Nature Watch: Common Raven
Last updated 8/19/2022 at 9:06am
The common raven is one of the world's most widespread wild bird, not to mention being somewhat famous as the subject of Native American folklore, poets, authors, and playwrights.
This large-bodied, silky-black bird is also a resident native to Anza-Borrego Desert State Park.
The common raven is often mistaken with its smaller cousin, the crow, but there are distinctive differences.
First, there is size. Crows are typically about 16 to 20 inches in length, compared to the much larger raven, measuring more than 25 inches. The raven's wingspan can extend to 56 inches, while the crow only spans 32 to 40 inches.
Crows are also much more comfortable around people and prefer urban environments, while ravens are more comfortable is more natural settings.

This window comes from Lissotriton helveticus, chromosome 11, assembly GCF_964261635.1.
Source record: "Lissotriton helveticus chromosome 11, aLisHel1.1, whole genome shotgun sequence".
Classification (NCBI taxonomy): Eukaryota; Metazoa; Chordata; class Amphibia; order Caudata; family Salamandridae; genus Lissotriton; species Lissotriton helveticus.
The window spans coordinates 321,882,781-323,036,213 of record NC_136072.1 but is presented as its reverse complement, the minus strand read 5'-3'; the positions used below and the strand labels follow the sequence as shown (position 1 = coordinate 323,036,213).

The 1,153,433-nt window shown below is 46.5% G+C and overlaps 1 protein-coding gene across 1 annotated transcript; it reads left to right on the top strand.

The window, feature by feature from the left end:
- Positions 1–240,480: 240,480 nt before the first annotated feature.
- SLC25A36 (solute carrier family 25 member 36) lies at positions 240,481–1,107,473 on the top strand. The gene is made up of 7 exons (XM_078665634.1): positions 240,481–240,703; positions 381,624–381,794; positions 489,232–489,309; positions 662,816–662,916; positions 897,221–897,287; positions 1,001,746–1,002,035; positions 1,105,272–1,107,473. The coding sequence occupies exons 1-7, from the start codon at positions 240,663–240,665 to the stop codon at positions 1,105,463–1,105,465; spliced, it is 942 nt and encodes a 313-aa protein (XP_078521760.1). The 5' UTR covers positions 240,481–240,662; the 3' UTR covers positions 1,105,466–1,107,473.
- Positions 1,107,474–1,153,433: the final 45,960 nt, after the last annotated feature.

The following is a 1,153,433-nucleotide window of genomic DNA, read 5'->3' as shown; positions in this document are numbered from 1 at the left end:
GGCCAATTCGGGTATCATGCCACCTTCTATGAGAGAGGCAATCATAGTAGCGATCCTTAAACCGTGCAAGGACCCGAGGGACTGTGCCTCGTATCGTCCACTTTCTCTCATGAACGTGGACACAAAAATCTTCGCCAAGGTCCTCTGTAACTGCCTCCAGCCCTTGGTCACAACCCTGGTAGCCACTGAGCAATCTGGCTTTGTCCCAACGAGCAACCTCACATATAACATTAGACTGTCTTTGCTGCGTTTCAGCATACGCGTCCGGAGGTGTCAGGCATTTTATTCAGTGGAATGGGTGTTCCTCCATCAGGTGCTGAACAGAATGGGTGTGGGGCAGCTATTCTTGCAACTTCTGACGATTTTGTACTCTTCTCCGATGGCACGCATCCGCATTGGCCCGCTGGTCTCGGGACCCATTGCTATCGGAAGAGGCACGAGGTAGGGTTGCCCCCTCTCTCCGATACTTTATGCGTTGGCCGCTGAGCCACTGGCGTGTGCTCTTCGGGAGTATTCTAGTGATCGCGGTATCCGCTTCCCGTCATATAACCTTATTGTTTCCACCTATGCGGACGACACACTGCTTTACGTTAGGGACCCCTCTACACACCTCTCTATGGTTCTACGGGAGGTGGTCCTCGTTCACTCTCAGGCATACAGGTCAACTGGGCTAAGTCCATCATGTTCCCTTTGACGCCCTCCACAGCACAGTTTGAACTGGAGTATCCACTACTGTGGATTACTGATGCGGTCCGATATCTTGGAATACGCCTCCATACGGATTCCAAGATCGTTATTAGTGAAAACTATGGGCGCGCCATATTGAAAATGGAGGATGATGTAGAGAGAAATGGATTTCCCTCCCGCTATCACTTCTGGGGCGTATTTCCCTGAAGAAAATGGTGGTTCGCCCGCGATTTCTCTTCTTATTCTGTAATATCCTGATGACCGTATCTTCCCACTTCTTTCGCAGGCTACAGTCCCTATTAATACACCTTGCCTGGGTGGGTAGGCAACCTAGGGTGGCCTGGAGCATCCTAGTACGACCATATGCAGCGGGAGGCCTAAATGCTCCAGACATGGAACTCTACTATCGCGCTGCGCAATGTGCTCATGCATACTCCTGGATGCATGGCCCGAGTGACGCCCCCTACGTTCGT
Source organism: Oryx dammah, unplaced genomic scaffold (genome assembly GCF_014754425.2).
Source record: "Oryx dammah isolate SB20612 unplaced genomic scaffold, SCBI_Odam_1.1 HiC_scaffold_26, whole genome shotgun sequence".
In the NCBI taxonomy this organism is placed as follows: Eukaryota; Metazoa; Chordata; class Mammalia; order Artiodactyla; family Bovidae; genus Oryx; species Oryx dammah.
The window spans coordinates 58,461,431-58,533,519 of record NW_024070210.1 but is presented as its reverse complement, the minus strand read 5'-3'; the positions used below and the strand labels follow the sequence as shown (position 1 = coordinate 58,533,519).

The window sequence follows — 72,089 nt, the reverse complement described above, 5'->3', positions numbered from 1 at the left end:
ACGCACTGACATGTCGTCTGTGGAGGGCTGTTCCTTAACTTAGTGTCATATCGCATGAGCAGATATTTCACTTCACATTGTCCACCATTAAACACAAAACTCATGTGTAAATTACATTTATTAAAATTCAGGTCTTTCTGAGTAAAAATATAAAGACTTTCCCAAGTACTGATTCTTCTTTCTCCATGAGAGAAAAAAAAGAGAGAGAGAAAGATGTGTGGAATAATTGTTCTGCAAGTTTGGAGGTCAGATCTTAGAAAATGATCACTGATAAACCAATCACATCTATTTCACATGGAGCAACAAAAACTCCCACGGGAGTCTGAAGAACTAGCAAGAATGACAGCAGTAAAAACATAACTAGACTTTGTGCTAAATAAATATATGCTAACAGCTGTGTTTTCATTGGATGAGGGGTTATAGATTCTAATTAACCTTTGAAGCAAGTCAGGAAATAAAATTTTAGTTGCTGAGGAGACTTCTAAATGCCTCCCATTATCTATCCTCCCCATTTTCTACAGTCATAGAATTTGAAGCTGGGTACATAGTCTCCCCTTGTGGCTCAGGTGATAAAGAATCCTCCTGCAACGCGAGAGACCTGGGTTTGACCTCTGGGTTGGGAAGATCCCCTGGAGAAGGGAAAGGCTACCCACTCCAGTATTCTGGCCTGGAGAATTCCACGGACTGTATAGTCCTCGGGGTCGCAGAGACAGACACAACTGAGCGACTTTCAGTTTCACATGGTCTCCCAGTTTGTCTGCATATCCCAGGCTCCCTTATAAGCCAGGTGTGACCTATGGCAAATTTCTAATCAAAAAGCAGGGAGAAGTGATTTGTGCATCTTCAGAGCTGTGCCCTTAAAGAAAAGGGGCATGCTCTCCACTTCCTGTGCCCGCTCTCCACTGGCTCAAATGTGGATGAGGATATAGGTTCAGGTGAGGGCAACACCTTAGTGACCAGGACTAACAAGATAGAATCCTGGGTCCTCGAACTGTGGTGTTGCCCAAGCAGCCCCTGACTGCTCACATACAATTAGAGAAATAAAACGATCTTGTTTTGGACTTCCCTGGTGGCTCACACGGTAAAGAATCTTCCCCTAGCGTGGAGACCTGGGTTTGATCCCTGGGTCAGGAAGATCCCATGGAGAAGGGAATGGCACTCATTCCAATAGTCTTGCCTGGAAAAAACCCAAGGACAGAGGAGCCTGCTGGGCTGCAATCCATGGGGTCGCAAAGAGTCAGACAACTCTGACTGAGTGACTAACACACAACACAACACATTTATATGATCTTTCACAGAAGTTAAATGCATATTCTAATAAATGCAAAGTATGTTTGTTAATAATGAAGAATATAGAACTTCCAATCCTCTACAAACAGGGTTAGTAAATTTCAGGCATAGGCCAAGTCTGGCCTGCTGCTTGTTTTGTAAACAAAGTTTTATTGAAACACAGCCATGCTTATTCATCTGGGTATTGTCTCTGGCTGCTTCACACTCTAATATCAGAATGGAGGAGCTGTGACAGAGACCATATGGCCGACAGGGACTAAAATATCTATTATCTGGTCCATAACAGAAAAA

Ravens are scavengers, feeding on the remains of other animals, but also amphibians, reptiles, insects, and small mammals.
Seen in flight, the raven has a wedge-shaped tail and is more solitary that crows that tend to gather in large flocks.
Some Native American groups view the raven as a symbol of the creator of earth, moon, sun, and stars. He is also regarded as mischievous.
In modern literature, the raven has been characterized as a harbinger of death or danger, and a creature of deep wisdom.
With its size and jet-black color, the common raven can't be confused with any other species commonly seen in Anza-Borrego.
Sightings are common throughout Borrego Valley anytime of the year, including a possible nesting site in Hawk Canyon.
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